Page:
Global ratings agency Moody's Investors Service on Monday lowered India's gross domestic product growth projection for the fiscal year 2019-20 to 4.9 per cent from 5.8 per cent, citing weak household consumption. Moody's said that India's weak household consumption will curb economic growth and weigh on the credit quality of Indian issuers in a range of sectors.
India's gross domestic product (GDP) growth rate fell to 6-year low of 4.5 per cent during July-September quarter, from 5 per cent in the preceding quarter as manufacturing output contracted. This was also the sixth successive quarters of declining GDP growth equalling the longest slowdown in the past 23 years.
According to Moody's, the slower economic growth over the last few quarters will reduce the debt servicing capabilities of households, which in turn will weaken the asset quality of retail loans across all segments. Private-sector banks have a larger exposure to retail loans and may be more at risk. However, an increase in nonperforming loans (NPLs) should be gradual, it said.
"What was once an investment-led slowdown has now broadened into weakening consumption, driven by financial stress among rural households on the back of stagnating agricultural wage growth and constrained productivity, as well as weak job creation due to rigid land and labor laws," said Deborah Tan, a Moody's Assistant Vice President and Analyst.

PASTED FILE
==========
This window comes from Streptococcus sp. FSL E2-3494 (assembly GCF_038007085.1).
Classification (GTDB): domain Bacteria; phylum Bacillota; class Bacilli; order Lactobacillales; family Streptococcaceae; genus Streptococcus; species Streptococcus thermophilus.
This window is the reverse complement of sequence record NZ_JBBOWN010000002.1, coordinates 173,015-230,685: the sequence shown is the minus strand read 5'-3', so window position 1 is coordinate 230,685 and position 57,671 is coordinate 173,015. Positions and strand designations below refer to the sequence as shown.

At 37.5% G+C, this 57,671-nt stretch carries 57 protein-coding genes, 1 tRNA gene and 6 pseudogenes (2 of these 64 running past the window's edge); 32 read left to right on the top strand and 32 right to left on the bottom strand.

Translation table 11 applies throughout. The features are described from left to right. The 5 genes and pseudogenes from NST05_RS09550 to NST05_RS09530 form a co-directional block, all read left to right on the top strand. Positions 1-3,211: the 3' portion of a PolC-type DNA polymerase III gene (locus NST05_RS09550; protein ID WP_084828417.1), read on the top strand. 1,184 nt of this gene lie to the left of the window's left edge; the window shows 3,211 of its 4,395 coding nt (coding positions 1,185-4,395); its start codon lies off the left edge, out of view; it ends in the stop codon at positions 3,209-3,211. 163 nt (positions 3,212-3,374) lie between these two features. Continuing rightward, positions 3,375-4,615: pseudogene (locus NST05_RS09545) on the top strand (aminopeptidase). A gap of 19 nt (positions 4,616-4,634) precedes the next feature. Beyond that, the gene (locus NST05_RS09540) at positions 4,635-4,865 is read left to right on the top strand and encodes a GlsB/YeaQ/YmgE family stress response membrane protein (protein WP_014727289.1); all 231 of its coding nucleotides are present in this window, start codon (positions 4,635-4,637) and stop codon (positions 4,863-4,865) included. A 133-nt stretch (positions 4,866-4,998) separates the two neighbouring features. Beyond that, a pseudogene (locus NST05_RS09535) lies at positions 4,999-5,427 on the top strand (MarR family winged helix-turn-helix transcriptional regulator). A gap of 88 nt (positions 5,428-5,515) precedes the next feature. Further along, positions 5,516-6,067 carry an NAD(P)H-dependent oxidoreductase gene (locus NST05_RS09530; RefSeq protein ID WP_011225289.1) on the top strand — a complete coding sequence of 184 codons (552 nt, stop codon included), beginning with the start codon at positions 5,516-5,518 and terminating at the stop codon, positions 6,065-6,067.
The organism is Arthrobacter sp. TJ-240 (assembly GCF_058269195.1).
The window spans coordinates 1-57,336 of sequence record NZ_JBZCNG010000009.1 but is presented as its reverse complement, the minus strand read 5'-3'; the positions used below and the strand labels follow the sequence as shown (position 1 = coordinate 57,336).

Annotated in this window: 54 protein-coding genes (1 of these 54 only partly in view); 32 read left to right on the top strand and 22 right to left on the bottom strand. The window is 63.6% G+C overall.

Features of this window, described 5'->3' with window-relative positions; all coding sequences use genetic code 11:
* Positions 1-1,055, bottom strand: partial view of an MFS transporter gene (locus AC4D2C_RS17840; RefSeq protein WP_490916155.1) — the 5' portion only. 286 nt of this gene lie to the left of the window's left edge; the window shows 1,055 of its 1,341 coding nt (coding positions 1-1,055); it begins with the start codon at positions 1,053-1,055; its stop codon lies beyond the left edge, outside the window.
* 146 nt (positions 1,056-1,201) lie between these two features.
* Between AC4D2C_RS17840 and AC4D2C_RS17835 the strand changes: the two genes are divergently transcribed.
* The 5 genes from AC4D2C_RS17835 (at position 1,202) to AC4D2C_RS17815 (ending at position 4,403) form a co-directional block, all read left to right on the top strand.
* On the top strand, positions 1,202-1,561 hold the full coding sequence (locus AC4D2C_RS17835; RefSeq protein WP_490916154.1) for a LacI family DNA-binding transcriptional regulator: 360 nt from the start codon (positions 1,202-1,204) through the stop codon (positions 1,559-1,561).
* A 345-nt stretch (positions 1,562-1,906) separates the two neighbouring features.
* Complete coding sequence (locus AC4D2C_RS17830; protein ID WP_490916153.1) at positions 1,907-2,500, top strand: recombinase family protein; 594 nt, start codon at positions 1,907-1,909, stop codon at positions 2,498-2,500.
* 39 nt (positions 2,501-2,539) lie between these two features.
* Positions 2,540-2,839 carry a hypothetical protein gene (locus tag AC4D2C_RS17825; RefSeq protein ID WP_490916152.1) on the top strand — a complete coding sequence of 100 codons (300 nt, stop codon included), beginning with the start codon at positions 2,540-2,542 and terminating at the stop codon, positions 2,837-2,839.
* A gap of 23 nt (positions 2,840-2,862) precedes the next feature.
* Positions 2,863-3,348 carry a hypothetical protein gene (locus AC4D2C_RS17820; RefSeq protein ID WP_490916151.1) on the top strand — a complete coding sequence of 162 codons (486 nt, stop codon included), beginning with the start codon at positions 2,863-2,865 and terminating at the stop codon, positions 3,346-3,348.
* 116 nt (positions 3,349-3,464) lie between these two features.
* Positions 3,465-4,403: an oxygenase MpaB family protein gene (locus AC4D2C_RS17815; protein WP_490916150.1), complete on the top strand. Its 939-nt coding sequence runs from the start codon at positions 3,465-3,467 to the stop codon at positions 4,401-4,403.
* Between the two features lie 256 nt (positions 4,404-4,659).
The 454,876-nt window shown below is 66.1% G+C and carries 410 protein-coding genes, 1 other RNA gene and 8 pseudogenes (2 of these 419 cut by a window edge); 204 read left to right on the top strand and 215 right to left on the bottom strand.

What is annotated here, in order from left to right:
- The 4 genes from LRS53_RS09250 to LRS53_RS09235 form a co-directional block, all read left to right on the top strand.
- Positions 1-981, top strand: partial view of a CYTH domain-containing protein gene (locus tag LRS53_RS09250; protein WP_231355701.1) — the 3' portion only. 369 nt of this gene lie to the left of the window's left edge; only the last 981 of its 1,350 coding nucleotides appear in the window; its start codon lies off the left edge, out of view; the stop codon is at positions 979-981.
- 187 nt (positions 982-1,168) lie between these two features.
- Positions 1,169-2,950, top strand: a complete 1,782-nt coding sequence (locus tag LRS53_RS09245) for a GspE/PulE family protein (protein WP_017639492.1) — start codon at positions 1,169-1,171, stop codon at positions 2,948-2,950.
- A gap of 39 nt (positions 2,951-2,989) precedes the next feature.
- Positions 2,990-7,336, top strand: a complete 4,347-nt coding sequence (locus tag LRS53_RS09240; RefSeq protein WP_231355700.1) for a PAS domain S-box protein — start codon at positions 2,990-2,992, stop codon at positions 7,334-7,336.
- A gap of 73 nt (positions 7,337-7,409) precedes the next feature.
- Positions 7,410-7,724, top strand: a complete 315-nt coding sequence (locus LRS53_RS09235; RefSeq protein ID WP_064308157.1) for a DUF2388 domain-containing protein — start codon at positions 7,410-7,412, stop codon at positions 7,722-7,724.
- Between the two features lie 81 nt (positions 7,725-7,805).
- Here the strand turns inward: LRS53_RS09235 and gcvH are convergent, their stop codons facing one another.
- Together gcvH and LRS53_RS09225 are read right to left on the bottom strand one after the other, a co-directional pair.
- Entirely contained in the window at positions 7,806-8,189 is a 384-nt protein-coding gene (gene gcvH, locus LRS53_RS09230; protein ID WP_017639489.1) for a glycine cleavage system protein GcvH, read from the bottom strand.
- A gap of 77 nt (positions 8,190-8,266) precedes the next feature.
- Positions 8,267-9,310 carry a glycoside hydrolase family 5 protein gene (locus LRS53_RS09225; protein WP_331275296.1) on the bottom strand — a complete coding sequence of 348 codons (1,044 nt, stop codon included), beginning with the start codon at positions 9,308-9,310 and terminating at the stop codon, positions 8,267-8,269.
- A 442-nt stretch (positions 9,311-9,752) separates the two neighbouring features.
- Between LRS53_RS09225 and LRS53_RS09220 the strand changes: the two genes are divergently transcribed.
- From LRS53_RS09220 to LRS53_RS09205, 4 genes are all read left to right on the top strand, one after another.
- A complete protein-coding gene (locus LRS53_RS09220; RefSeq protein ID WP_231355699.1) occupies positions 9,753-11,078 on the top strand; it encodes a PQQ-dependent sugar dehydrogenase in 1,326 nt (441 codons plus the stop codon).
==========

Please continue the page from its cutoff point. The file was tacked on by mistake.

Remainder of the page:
The credit crunch among non-bank financial institutions (NBFIs), which have been major providers of retail loans in recent years, has exacerbated this slowdown, the agency said.
"While the income shock to households has been unfolding over several years, it was not visible on headline growth as long as households could borrow from NBFIs. With the materialization of a credit supply shock, we now see the impact of these twin shocks on growth," added Tan.
Earlier in November, Moody's had revised its sovereign rating outlook for India to 'negative' from 'stable'.
Meanwhile, Moody's expects that government measures to stimulate domestic demand - including income support for farmers and low-income households, monetary policy easing and a broad corporate tax cut - will be limited in offsetting this slowdown.
"Although a modest recovery is expected for next year, supported partly by spillovers from policy stimulus, economic growth will be weaker than in recent years, which will have negative credit implications for Indian issuers in a range of sectors," the report said.
Commenting on automobile sector, the agency said that weak demand and tight liquidity will constrain automakers' earnings. Although delinquencies in auto asset-backed securities (ABS) have not increased significantly, the performance of commercial vehicle loans backing ABS deals could deteriorate if economic conditions remain subdued for a prolonged period, it added.
Edited by Chitranjan Kumar